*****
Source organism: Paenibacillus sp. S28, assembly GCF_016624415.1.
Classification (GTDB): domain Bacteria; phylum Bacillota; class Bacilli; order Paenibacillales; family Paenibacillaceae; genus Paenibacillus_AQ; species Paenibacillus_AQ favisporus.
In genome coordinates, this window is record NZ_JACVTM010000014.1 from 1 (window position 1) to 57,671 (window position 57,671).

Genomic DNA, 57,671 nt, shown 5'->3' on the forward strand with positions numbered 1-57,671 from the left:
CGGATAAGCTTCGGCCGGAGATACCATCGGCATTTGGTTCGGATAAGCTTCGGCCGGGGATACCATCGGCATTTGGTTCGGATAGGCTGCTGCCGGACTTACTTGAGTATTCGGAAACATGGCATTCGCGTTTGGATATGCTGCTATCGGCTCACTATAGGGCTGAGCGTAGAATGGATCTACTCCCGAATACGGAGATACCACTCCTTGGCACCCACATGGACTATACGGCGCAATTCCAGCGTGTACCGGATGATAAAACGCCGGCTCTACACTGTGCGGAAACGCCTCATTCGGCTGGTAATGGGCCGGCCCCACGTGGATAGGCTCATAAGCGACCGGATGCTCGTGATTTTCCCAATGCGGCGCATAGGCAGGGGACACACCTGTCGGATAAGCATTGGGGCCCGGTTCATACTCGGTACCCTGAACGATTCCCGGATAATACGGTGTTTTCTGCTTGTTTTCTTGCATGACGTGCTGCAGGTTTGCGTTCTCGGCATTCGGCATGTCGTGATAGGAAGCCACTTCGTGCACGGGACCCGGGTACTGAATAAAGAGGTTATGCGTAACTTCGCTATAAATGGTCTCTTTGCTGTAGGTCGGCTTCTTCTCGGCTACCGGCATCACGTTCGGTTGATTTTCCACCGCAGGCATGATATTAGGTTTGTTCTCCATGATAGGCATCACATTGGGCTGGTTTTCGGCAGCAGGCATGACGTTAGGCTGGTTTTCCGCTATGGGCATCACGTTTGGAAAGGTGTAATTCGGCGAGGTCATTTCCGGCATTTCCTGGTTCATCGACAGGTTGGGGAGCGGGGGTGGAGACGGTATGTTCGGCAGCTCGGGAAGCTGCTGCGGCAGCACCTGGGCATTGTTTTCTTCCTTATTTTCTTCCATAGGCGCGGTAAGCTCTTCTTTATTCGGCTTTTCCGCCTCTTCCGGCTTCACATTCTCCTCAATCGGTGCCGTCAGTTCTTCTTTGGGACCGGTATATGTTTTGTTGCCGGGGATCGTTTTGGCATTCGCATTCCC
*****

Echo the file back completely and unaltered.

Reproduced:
Source organism: Paenibacillus sp. S28, assembly GCF_016624415.1.
Classification (GTDB): domain Bacteria; phylum Bacillota; class Bacilli; order Paenibacillales; family Paenibacillaceae; genus Paenibacillus_AQ; species Paenibacillus_AQ favisporus.
In genome coordinates, this window is record NZ_JACVTM010000014.1 from 1 (window position 1) to 57,671 (window position 57,671).

Genomic DNA, 57,671 nt, shown 5'->3' on the forward strand with positions numbered 1-57,671 from the left:
CGGATAAGCTTCGGCCGGAGATACCATCGGCATTTGGTTCGGATAAGCTTCGGCCGGGGATACCATCGGCATTTGGTTCGGATAGGCTGCTGCCGGACTTACTTGAGTATTCGGAAACATGGCATTCGCGTTTGGATATGCTGCTATCGGCTCACTATAGGGCTGAGCGTAGAATGGATCTACTCCCGAATACGGAGATACCACTCCTTGGCACCCACATGGACTATACGGCGCAATTCCAGCGTGTACCGGATGATAAAACGCCGGCTCTACACTGTGCGGAAACGCCTCATTCGGCTGGTAATGGGCCGGCCCCACGTGGATAGGCTCATAAGCGACCGGATGCTCGTGATTTTCCCAATGCGGCGCATAGGCAGGGGACACACCTGTCGGATAAGCATTGGGGCCCGGTTCATACTCGGTACCCTGAACGATTCCCGGATAATACGGTGTTTTCTGCTTGTTTTCTTGCATGACGTGCTGCAGGTTTGCGTTCTCGGCATTCGGCATGTCGTGATAGGAAGCCACTTCGTGCACGGGACCCGGGTACTGAATAAAGAGGTTATGCGTAACTTCGCTATAAATGGTCTCTTTGCTGTAGGTCGGCTTCTTCTCGGCTACCGGCATCACGTTCGGTTGATTTTCCACCGCAGGCATGATATTAGGTTTGTTCTCCATGATAGGCATCACATTGGGCTGGTTTTCGGCAGCAGGCATGACGTTAGGCTGGTTTTCCGCTATGGGCATCACGTTTGGAAAGGTGTAATTCGGCGAGGTCATTTCCGGCATTTCCTGGTTCATCGACAGGTTGGGGAGCGGGGGTGGAGACGGTATGTTCGGCAGCTCGGGAAGCTGCTGCGGCAGCACCTGGGCATTGTTTTCTTCCTTATTTTCTTCCATAGGCGCGGTAAGCTCTTCTTTATTCGGCTTTTCCGCCTCTTCCGGCTTCACATTCTCCTCAATCGGTGCCGTCAGTTCTTCTTTGGGACCGGTATATGTTTTGTTGCCGGGGATCGTTTTGGCATTCGCATTCCC